Lady in Blue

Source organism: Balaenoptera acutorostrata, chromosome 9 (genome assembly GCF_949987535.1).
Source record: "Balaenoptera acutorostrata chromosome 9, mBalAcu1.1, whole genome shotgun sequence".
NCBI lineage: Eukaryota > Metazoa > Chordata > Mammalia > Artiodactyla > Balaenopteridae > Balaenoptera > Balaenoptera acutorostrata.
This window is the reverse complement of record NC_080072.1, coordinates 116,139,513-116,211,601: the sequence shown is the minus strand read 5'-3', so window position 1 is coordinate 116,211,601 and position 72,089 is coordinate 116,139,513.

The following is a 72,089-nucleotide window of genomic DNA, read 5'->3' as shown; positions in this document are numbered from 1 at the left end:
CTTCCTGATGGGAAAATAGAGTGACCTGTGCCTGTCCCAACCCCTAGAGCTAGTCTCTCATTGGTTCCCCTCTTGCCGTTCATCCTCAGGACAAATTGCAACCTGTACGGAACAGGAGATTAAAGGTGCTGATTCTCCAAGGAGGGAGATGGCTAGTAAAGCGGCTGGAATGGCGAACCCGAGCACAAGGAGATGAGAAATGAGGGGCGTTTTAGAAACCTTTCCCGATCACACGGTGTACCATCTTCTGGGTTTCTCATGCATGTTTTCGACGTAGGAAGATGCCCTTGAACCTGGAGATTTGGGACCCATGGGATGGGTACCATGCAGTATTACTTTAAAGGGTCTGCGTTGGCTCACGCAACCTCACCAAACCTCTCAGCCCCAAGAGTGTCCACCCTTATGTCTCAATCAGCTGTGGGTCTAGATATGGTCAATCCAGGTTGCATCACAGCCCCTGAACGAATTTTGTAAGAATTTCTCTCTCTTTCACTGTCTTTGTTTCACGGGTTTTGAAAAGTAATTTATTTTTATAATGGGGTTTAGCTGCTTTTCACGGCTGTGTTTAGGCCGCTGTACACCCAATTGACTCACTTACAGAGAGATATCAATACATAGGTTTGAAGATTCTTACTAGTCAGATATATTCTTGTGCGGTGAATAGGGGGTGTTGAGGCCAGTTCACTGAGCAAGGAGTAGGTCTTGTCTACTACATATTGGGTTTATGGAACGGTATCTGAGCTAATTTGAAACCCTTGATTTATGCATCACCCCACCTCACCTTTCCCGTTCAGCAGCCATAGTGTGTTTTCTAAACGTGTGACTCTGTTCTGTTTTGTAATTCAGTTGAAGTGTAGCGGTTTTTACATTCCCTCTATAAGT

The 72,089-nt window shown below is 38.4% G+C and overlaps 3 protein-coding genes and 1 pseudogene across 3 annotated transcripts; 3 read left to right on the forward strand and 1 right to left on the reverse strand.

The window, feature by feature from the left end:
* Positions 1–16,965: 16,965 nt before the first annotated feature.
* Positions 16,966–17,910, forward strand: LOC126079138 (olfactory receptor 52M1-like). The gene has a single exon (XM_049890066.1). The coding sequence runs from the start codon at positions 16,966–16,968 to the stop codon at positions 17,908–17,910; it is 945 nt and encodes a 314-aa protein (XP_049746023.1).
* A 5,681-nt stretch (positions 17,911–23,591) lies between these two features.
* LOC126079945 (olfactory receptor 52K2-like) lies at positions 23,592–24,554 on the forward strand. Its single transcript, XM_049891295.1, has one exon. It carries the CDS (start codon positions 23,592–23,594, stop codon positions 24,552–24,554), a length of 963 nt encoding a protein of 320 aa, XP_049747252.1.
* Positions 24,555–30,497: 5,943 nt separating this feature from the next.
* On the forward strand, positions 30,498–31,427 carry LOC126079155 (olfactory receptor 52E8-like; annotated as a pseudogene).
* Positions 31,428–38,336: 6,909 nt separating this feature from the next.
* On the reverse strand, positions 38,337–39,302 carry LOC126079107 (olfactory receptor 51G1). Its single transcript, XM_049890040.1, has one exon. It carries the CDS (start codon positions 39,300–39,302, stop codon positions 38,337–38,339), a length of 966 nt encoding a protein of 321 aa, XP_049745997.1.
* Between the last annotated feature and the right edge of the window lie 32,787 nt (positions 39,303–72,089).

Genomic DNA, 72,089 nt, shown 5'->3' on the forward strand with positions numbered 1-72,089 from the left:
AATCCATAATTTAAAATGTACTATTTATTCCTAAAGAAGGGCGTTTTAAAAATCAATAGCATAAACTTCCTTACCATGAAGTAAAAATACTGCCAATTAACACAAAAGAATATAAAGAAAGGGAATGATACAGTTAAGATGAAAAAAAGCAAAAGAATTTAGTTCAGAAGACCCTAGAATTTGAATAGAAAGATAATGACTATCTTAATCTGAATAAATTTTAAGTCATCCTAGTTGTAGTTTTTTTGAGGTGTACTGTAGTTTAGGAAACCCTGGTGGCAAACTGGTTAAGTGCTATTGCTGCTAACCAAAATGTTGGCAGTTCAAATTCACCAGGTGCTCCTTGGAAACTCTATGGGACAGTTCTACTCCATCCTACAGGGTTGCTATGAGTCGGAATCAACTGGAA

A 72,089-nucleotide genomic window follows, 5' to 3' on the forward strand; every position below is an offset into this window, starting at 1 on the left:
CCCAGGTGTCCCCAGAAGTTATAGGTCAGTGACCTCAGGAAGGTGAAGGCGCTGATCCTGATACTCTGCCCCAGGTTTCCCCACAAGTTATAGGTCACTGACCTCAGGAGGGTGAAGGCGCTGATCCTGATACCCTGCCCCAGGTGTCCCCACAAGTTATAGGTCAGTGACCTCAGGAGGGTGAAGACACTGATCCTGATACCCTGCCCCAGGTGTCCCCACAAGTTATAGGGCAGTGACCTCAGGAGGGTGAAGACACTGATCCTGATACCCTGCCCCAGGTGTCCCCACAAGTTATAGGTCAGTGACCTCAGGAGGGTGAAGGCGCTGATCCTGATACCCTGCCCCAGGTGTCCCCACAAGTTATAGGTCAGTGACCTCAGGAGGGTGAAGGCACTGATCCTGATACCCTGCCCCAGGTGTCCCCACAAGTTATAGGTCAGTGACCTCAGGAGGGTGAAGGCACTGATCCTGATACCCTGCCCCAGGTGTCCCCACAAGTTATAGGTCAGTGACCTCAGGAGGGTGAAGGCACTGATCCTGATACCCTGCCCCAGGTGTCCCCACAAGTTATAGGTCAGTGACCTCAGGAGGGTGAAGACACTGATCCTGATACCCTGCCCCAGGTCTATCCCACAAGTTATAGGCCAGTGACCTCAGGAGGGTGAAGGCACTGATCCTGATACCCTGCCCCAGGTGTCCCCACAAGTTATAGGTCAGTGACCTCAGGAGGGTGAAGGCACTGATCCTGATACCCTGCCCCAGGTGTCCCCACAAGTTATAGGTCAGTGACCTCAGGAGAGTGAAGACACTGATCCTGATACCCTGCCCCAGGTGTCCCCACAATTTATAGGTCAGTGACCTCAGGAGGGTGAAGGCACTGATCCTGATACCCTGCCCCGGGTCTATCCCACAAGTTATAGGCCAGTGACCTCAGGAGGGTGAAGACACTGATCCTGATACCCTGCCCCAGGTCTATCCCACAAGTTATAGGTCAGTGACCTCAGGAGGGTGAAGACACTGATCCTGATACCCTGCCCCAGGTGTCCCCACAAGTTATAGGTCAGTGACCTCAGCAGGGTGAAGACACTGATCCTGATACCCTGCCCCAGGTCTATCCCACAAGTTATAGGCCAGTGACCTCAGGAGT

Almost 400 years ago an amazing, spiritual phenomenon happened relatively near the area now known as San Angelo, Texas. After receiving a letter from the Archbishop of Mexico, Father Benavides from Isleta, New Mexico, sent two padres with a group of Jumanos to investigate an unusual occurrence concerning Christan activity with Native Americans. They were greeted by thousands of native Americans with crosses covered with flowers. When asked how they came to know their Christianity they told the missionaries they had learned about Jesus from The Lady In Blue. Her name was Sor Maria de Agreda. Sor Maria had the gift of bilocation, that is she was able to be in two places at once. Although she never left her convent in Spain, miraculously she was able to walk with the Natives in the New World and communicate to them in a way they could understand her. Sor Maria's cloak was made of dark blue cloth and because of this the Jumanos referred to her as The Lady In Blue. Maria visited the Native Americans in the New World over 500 times.There is a legend told in Texas that the morning after her last visit, the land was filled with beautiful bluebonnet flowers as a gift to remember her by. This summer the people of San Angelo, Texas came together to honor this miraculous event that happened nearby, on the Concho River. Author, Marilyn Fedewa and Composer, Cynthia Jordan both shared their passion to tell Sor Maria's story. Marilyn's book The Mystical Lady In Blue and Cynthia's new CD The Lady In Blue were both released June 2009. Present-day Jumano-Apache Native Americans traveled to San Angelo from all over Texas. They were honored as they spiritually connected with the sacred land of their ancestors known as Paint Rock. There they celebrated Summer Solstice, the longest day of the year, along with hundreds of people from the area.